Learn About Vision Loss and Blindness

Whether you have vision loss yourself, or you have a co-worker or family member who does, no doubt you have many questions.



If you are just beginning your vision loss journey and are interested in finding out more about living with low vision, watch this video produced by the National Eye Institute.






A Growing Need

Age-related vision loss has a big impact on seniors' ability to continue living safely and independently in their own home.


The Lighthouse Center for Vital Living provides services to clients of all ages, but the need among seniors is growing. Individuals experiencing vision loss have:

  • twice the risk of falling

  • four times the risk of sustaining a hip fracture

  • three times the risk of depression

  • and are admitted to nursing homes three years earlier


The state of Minnesota projects that, by 2030, one in four Minnesotans will be a senior. Research also suggests that as many as ONE IN FIVE OF THESE SENIORS could have vision loss (Source: AFB Special Report on Aging.)


Poor outcomes like these can often be prevented. The vision rehabilitation field, also known as the blindness field, can teach seniors with vision loss how to do things in new ways, empowering them to continue to live safe and vibrant lives. Studies point to the effectiveness of vision rehabilitation training in reducing risk of falling, improved emotional adjustment to vision loss, improved ability to move safely about the home and community and improved adjustment in everyday life.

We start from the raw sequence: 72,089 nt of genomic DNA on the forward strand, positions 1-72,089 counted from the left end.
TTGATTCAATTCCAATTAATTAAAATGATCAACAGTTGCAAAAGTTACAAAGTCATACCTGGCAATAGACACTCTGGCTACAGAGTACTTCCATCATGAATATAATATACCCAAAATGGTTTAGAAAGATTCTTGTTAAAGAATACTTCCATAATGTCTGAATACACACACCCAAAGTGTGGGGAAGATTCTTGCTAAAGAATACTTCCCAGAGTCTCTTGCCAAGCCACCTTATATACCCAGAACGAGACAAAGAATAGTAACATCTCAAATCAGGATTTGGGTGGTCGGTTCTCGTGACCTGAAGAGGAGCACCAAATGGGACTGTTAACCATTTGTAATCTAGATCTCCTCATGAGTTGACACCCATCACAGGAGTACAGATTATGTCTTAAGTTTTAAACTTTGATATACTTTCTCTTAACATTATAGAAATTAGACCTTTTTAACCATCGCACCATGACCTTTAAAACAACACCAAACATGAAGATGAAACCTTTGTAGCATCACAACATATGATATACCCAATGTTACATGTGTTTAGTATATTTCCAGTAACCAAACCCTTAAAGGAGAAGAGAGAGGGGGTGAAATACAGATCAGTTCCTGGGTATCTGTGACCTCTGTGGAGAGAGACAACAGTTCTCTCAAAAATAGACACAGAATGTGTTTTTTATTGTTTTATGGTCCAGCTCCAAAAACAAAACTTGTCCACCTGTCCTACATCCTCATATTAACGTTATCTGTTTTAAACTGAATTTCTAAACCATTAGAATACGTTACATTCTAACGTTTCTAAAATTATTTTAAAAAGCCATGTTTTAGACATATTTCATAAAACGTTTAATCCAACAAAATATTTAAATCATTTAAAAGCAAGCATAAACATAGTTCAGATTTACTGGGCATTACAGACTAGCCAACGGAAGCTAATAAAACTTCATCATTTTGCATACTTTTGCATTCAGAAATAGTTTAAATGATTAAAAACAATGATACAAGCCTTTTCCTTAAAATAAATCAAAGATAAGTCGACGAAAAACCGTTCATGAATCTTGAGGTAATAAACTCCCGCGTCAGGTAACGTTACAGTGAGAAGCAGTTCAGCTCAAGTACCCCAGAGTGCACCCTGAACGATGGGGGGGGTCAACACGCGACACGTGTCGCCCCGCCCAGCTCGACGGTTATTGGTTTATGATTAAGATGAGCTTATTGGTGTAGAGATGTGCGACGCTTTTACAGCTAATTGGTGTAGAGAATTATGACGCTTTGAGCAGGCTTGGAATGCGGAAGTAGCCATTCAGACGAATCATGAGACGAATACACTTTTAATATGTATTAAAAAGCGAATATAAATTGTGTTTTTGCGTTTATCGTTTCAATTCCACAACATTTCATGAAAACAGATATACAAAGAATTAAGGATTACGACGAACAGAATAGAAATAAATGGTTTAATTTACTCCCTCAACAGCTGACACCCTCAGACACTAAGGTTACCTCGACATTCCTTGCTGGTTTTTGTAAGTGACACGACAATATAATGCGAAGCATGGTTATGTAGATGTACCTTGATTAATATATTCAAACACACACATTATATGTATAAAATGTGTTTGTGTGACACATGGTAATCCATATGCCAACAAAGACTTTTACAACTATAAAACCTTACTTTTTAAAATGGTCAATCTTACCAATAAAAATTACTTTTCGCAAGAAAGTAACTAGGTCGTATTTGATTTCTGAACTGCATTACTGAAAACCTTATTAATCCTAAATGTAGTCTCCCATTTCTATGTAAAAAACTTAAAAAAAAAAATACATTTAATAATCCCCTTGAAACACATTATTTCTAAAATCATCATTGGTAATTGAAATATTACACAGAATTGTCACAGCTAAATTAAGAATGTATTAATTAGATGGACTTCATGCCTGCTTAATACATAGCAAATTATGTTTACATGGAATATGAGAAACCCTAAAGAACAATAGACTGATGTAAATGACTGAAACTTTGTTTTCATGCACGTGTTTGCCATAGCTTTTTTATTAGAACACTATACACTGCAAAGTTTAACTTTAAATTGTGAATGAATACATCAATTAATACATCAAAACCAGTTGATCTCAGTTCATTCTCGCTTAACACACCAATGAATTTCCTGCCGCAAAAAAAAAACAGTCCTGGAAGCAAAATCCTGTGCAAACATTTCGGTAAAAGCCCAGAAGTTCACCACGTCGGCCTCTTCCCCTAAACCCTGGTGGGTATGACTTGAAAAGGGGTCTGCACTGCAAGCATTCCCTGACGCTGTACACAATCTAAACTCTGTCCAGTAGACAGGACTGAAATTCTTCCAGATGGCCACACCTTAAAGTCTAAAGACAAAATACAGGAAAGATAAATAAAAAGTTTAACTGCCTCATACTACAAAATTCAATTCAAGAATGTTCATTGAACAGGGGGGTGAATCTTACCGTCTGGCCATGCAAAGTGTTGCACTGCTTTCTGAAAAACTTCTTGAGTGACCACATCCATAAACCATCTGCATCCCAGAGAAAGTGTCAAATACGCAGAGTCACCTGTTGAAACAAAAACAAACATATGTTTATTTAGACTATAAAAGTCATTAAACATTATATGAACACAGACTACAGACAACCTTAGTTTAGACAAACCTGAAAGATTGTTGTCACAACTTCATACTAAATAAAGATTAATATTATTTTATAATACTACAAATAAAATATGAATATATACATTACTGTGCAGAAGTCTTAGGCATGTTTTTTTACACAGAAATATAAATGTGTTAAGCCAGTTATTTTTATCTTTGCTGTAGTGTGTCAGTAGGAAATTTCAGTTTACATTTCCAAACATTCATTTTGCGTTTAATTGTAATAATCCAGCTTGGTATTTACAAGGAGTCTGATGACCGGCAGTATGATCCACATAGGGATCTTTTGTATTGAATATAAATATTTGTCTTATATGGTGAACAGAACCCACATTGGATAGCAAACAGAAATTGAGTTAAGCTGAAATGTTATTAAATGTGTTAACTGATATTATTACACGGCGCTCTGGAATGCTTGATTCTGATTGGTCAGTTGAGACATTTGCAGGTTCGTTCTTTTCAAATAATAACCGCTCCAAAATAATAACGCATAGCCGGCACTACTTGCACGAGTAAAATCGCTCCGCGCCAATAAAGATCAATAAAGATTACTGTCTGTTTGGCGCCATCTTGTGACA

Unfortunately, far too few seniors know about or access vision rehabilitation services. As stated in the recent, nationally acclaimed documentary, Going Blind, “Of the 25 million blind and visually impaired Americans, only 5% seek vision rehabilitation services of any kind. … Vision loss will touch each of us either directly or through someone we love.”


The Lighthouse Center for Vital Living is working to address the need and improve health outcomes for seniors with vision loss. Our Occupational Therapists are helping more seniors with vision loss stay safe and independent in their own homes, along with our team of professionals working to improve public understanding, and expand services and access for seniors in the region.


Common Eye Conditions

The Lighthouse believes that low vision or blindness shouldn't stand in the way of individuals living safe, independent, vibrant lives.


Individuals who have been diagnosed with low vision or legal blindness may benefit from any of a variety of available optical devices, assistive technologies and adjustment to vision loss training.


Vision loss or low vision means a visual impairment that, after best correction, still impedes a person's ability to carry on everyday activities. Most people with vision loss still have functionally useful sight. Low vision may be caused by macular degeneration, cataracts, glaucoma, or other eye conditions or diseases. Low vision may range from moderate impairment to near-total blindness. It cannot be fully corrected by eyeglasses, contact lenses, or surgery. (Definition from the American Foundation for the Blind)